Ootheca mutabilis, genes for antibiosis for the control of Maruca testulalis, and genes for scabrous and pubescent pods for the control of the
coreid pod suckers. These may be achieved, theoretically, by attempting
crosses between the cowpea and other closely related Vigna species (such
as V . uexillata) as well as wide crosses with the more distantly related
genera of the Phaseoleae. The existence of incompatibility barriers has
been highlighted earlier.
Ill. FUNGAL PATHOGENS
Fungal diseases account for losses in the cowpea surpassed only by the
damage due to insect pests (Emechebe and Shoyinka, 1985). Out of these,
anthracnose and brown blotch (caused by Colletotrichum lindemuthianum
[Sacc. & Magn.] Bri. & Cav., and C . capsici [Syd.], respectively), leaf
spots (incited by Cercospora canescens Ell. & Mart., and Pseudocercospora cruenta [Deighton] Sacc.), web blight (caused by Rhizoctonia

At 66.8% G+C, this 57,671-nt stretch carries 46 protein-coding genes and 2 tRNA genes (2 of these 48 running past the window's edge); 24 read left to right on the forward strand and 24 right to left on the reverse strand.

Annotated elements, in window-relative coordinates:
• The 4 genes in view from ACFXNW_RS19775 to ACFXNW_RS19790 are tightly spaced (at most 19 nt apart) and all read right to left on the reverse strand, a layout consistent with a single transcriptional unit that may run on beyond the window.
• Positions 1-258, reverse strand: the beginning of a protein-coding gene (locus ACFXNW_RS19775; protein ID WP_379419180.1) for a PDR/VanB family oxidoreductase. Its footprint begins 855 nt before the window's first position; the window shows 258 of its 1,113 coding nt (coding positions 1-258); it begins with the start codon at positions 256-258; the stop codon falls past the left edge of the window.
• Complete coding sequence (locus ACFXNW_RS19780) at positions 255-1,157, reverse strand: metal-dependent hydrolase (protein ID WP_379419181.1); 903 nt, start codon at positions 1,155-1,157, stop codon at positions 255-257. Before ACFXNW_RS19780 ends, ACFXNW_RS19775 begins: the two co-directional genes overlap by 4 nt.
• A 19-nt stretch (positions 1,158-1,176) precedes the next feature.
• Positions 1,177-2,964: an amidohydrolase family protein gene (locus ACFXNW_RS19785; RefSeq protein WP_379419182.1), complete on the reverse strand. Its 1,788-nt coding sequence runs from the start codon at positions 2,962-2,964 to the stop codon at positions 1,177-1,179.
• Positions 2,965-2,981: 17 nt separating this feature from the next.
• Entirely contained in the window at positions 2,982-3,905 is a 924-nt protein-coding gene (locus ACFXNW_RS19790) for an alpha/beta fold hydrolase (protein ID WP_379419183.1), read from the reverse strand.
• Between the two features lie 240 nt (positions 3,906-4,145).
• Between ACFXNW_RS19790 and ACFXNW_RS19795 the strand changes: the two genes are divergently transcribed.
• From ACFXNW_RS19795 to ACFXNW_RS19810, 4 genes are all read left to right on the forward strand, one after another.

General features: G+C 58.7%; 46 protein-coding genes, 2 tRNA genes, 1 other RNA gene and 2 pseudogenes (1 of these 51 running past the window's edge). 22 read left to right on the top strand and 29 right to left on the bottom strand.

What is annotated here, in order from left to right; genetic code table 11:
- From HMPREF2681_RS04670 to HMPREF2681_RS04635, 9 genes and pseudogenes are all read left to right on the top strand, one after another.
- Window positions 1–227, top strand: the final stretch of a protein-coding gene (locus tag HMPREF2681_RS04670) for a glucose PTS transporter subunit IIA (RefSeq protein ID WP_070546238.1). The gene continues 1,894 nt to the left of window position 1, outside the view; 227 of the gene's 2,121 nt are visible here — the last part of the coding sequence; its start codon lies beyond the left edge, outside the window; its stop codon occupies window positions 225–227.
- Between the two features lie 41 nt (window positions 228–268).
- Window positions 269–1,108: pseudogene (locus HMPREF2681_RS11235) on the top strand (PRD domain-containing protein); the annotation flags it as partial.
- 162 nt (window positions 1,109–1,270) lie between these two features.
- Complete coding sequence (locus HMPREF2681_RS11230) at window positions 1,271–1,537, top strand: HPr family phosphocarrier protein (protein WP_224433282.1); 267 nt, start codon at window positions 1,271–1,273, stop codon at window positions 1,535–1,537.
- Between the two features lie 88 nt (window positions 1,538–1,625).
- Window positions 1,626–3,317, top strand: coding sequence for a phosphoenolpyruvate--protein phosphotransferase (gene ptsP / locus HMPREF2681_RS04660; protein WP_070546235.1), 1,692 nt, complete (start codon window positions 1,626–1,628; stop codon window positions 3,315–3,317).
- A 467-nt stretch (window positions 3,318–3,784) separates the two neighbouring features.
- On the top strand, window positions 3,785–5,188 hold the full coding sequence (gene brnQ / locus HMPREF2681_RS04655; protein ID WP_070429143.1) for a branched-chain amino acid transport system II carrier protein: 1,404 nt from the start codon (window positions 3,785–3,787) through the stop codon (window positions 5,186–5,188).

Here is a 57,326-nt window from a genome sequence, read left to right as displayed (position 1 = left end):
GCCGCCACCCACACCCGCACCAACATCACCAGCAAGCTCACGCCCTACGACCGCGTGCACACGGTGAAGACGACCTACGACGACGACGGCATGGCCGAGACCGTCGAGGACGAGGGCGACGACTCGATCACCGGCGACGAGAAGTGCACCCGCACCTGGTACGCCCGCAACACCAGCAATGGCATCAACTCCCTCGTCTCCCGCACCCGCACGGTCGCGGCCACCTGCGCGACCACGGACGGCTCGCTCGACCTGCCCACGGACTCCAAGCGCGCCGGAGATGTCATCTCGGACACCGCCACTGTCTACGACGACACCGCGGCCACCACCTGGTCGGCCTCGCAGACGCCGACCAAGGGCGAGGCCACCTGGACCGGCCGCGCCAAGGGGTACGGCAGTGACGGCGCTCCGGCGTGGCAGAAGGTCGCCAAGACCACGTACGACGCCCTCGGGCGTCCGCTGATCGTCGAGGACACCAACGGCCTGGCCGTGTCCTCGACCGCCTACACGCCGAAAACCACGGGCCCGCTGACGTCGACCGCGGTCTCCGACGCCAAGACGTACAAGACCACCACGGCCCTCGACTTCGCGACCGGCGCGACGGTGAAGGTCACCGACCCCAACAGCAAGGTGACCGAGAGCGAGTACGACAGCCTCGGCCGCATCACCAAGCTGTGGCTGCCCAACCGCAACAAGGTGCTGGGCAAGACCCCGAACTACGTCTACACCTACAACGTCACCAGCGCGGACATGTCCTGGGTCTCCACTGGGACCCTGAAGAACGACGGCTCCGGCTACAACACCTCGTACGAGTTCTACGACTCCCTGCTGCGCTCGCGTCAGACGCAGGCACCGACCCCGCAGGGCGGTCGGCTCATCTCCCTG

s o l d [hill. & Delacr.] Bourd & Galz), and wilts (caused by Fusarium
oxysporum f.sp. tracheiphilum Schlect, ex Fr. and Sclerotium rolfsii
Sacch.) have been identified as the most damaging on cowpea in the Rain
Forest Belt of Nigeria (Emechebe and Shoyinka, 1985). Sources of resistance to some of these diseases have been identified in the IITA germplasm
accessions and varieties and lines such as TVx3236, IT82E-716, IT82D699, IT83D-326-Z, IT8 1 D- 1 137, IT835-1 1, and IT8 1D- 1020 have been bred
and selected from multiple resistance to various fungal diseases. More
significantly, these lines combine this characteristic with degrees of insect
pest resistance and high grain yield potentials also.
Resistance to web blight, a destructive foliar disease, remains largely
unresolved. This disease is caused by the imperfect fungus Rhizoctonia
solani (with Thanatephorus cucumeris [Frank] Donk. as its basidiomycete
teleomorph) and is a major problem in cowpea production in the humid
Rain Forest Belt. No cowpea variety is wholly resistant to this disease, to
this author’s knowledge. The development and deployment of an effective
and durable means of protection through breeding methods is therefore
Although descriptive studies abound on the biology and control of a
number of the fungal diseases mentioned (Williams 1975; Emechebe, 1981;